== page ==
Blood sugar stabilization is extremely important in maintaining good energy during the day, maintaining weight and coping with the stress around us.



Sudden blood sugar spikes from indulging in too much sugar leads to sudden blood sugar drops, which make us tired, irritable, messes with our hormones that maintain our circadian rhythms, and makes us CRAVE more sugar in the long run!









Stick to low sugar drinks:



Starting off your night with a cold beer, nice glass of wine (or 2) with dinner, or a fancy cocktail its totally fine but if you decide to have a few drinks that night, it’s always wise to switch to drinks with a lower sugar content.



Not only will this prevent a nasty hangover, but it will also keep the waistline from expanding.



Mixing clear alcohols (like vodka, gin, tequila ) with club soda (not tonic!) with some lemon/lime, and ordering it in a “tall glass” with a “single shot” (therefore a higher club soda to alcohol ratio) will help you pace your alcohol so you don’t get too tipsy too quick, and keep you hydrated at the same time.



And most importantly NO POP - it’s not worth it.





Keep your indulgences to happy times, not stressful times:



This is an important aspect of mindful eating - you associate eating and drinking/indulging during times of socialization, relaxation and fun, instead of using sugar and alcohol for times when you’re stressed, need break or bored (eating sugar during in between work, or binging afterwork for no occasion).



This helps you disassociate from using these indulgences as a way to cope with stress and to “relax”, breaking the hard cycle that leads to ill-health in the long run.



Also, when you limit your indulgences to happy times, you’re less-likely to over-indulge, as you’re feeling happy, content and satisfied for many reasons, not just from food and drink.



These tips will allow you to enjoy your holiday indulgences guilt-free and let you start 2018 on a healthy path!





If you’re curious to learn more about this subject or would like to consult with one of our NDs feel free to book a visit or contact us.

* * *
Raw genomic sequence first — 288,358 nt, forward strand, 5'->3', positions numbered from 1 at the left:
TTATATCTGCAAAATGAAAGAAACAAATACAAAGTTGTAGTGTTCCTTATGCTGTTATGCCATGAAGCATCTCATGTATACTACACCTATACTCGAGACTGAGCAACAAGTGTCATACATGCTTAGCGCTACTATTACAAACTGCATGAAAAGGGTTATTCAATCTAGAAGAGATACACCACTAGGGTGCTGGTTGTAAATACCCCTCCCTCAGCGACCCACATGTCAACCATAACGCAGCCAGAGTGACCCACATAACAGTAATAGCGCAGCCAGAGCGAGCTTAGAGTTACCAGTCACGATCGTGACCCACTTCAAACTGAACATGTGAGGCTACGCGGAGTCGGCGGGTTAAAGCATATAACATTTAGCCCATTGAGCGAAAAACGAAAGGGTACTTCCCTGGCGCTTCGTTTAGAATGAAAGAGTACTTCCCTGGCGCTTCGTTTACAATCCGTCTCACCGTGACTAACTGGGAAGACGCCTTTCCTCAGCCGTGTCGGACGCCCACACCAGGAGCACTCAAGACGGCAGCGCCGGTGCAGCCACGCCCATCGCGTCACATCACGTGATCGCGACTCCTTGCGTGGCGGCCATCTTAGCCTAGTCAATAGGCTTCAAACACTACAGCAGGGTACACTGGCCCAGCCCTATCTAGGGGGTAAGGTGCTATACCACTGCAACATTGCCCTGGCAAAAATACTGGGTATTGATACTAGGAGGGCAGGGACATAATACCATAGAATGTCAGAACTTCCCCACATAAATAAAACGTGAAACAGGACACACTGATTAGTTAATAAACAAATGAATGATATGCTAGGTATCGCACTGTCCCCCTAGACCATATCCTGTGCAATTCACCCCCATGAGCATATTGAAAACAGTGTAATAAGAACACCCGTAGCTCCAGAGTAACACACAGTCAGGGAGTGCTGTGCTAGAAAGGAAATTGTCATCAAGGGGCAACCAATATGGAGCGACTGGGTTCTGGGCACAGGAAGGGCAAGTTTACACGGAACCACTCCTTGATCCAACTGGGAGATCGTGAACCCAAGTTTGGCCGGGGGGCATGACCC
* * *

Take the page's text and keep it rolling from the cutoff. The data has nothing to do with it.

Yours in Health,





Dr. Tanya Lee, N.D







Annex Naturopathic Clinic

572 Bloor St W #201, Toronto, ON M6G 1K1

- https://goo.gl/maps/uVRBvcyoUa62










To read additional ways about health, wellness, and alternative medicine, please visit us here: toronto naturopathic




Top 5 Ways to Improve Digestion

Posted on December 6th, 2017

Annex Naturopathic









Digestive concerns are very common issue that we see here at Annex Naturopathic Clinic.



The following are some important tips to consider if you currently are experiencing or do experience digestive problems.



1. Chew your food.



A wise man once said, “your stomach doesn’t have teeth” and that’s one of the reasons we must thoroughly chew our food.



An integral part of the digestive process starts in our mouths.



Chewing, alongside the digestive enzymes in our saliva, starts the process of breaking down food so that the stomach acid and other enzymes released further down the gastrointestinal tract are better able to function.



Not chewing your food leads to symptoms of indigestion and decreases nutrient absorption.



2. Stop multi-tasking.



Our brain and our gut are connected.



When our brain is focused on tasks other than eating (replying to emails, driving, Instagram, ect.) our body is not is an ideal position to digest food.



Not to mention we often we faster and larger quantities when we are multi-tasking.